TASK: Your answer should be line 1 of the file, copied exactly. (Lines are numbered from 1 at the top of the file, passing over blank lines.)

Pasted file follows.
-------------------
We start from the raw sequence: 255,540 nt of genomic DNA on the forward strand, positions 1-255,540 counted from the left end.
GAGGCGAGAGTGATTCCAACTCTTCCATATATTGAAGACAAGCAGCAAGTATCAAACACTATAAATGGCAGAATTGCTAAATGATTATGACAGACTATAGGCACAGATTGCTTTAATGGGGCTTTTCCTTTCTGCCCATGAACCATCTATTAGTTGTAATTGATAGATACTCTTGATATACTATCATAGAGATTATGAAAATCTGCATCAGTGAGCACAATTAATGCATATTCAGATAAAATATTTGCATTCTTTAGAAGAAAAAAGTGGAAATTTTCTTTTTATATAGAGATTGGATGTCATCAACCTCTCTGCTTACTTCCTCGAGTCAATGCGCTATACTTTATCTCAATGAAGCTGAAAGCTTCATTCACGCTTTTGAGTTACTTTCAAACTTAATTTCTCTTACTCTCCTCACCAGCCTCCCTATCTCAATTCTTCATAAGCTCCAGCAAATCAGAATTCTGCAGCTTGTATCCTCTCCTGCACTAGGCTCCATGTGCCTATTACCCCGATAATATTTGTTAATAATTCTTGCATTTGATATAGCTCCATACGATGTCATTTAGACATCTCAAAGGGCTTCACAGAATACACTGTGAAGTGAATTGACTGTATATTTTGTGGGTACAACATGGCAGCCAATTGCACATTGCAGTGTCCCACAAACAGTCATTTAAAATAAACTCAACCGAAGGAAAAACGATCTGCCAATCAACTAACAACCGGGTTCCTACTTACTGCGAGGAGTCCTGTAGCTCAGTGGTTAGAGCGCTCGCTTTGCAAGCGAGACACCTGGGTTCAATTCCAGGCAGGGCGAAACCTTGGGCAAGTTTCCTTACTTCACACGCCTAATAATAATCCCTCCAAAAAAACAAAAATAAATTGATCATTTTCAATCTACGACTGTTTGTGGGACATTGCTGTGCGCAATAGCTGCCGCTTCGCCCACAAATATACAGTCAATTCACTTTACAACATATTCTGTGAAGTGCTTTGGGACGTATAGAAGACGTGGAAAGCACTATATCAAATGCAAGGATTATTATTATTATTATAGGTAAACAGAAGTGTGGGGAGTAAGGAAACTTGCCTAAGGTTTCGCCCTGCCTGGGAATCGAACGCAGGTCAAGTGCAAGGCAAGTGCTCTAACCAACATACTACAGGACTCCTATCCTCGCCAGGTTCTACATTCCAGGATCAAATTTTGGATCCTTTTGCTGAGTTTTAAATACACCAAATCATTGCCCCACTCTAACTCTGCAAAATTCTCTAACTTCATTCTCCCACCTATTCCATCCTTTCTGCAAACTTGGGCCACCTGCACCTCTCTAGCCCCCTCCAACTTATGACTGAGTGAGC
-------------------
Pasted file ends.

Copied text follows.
We start from the raw sequence: 255,540 nt of genomic DNA on the forward strand, positions 1-255,540 counted from the left end.